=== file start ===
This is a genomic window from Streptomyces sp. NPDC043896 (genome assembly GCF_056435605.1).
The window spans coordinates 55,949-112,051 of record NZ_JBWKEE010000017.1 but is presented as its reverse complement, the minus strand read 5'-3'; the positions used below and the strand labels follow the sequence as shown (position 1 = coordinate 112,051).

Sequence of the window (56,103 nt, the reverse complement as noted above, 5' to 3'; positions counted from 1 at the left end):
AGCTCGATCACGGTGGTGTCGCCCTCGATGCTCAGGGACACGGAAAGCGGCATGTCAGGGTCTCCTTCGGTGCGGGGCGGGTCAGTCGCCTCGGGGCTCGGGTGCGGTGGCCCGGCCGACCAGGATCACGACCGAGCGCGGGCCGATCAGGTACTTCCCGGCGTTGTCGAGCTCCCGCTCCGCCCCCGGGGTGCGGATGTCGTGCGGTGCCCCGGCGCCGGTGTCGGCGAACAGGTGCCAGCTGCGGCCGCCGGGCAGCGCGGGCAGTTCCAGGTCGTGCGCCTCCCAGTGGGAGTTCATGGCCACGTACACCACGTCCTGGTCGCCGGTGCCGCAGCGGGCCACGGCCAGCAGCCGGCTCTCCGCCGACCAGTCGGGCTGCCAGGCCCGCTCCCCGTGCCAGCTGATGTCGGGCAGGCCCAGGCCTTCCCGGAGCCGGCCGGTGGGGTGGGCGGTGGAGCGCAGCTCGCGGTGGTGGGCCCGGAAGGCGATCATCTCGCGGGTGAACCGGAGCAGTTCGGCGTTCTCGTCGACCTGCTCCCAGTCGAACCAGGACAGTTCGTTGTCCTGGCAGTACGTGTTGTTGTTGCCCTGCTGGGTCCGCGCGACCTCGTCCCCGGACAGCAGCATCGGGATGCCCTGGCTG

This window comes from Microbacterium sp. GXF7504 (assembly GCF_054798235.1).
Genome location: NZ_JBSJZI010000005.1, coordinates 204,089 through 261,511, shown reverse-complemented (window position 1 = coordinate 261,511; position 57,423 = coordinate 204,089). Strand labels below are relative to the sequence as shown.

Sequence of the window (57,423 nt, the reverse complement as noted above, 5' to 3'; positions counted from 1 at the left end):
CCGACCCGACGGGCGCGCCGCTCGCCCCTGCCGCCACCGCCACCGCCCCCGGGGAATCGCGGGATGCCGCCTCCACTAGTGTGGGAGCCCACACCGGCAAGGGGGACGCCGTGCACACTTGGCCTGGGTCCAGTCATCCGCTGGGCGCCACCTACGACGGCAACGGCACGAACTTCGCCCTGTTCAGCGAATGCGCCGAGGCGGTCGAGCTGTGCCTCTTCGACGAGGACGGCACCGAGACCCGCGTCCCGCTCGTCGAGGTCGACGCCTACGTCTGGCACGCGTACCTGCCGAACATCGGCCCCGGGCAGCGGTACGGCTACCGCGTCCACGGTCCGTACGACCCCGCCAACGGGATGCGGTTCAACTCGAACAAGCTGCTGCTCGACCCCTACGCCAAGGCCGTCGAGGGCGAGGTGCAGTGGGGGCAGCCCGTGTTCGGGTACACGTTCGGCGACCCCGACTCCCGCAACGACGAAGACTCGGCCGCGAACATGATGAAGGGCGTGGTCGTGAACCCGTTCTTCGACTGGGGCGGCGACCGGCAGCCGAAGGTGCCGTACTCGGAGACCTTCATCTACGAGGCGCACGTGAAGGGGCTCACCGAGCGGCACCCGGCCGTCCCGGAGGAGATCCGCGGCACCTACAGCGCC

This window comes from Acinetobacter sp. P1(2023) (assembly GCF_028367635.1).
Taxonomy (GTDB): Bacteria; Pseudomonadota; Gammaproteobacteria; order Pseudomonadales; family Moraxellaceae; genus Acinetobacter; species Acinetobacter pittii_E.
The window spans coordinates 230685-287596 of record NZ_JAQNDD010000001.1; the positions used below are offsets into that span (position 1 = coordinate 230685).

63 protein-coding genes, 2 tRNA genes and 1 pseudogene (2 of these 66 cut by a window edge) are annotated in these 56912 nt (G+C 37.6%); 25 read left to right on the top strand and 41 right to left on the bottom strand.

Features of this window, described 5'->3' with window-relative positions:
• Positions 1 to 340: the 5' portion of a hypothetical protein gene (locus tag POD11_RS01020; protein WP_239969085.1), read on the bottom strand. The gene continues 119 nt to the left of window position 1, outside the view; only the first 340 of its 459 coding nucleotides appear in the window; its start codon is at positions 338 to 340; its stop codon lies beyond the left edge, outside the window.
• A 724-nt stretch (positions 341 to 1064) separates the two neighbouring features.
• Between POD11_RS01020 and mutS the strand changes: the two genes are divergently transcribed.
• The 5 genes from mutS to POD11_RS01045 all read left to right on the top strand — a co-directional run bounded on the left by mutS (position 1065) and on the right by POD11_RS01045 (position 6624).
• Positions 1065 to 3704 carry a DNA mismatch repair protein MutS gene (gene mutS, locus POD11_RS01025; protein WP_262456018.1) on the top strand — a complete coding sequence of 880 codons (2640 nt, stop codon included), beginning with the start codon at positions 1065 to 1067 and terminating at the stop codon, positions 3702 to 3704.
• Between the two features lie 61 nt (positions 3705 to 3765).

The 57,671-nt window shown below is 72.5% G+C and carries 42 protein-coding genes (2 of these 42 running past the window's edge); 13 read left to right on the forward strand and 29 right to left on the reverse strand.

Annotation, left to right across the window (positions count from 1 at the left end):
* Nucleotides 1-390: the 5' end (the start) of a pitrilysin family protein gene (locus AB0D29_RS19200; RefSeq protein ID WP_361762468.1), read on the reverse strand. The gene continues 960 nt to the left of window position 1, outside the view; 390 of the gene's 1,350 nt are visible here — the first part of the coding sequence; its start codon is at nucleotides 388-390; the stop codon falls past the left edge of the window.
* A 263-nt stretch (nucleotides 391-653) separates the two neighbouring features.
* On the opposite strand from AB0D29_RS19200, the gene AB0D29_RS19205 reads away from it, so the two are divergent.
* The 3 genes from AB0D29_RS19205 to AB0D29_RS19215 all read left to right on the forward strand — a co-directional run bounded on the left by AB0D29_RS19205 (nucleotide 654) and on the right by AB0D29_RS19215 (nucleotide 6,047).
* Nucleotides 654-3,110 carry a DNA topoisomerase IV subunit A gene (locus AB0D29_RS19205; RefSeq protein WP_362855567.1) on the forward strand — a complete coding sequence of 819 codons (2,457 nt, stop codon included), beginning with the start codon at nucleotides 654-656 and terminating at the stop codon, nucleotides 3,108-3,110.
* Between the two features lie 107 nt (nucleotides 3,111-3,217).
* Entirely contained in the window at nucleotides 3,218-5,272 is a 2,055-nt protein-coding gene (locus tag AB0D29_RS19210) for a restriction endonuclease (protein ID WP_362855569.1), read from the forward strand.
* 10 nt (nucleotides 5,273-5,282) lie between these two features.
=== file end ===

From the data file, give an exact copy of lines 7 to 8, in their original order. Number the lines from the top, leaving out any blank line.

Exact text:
Sequence of the window (57,423 nt, the reverse complement as noted above, 5' to 3'; positions counted from 1 at the left end):
CCGACCCGACGGGCGCGCCGCTCGCCCCTGCCGCCACCGCCACCGCCCCCGGGGAATCGCGGGATGCCGCCTCCACTAGTGTGGGAGCCCACACCGGCAAGGGGGACGCCGTGCACACTTGGCCTGGGTCCAGTCATCCGCTGGGCGCCACCTACGACGGCAACGGCACGAACTTCGCCCTGTTCAGCGAATGCGCCGAGGCGGTCGAGCTGTGCCTCTTCGACGAGGACGGCACCGAGACCCGCGTCCCGCTCGTCGAGGTCGACGCCTACGTCTGGCACGCGTACCTGCCGAACATCGGCCCCGGGCAGCGGTACGGCTACCGCGTCCACGGTCCGTACGACCCCGCCAACGGGATGCGGTTCAACTCGAACAAGCTGCTGCTCGACCCCTACGCCAAGGCCGTCGAGGGCGAGGTGCAGTGGGGGCAGCCCGTGTTCGGGTACACGTTCGGCGACCCCGACTCCCGCAACGACGAAGACTCGGCCGCGAACATGATGAAGGGCGTGGTCGTGAACCCGTTCTTCGACTGGGGCGGCGACCGGCAGCCGAAGGTGCCGTACTCGGAGACCTTCATCTACGAGGCGCACGTGAAGGGGCTCACCGAGCGGCACCCGGCCGTCCCGGAGGAGATCCGCGGCACCTACAGCGCC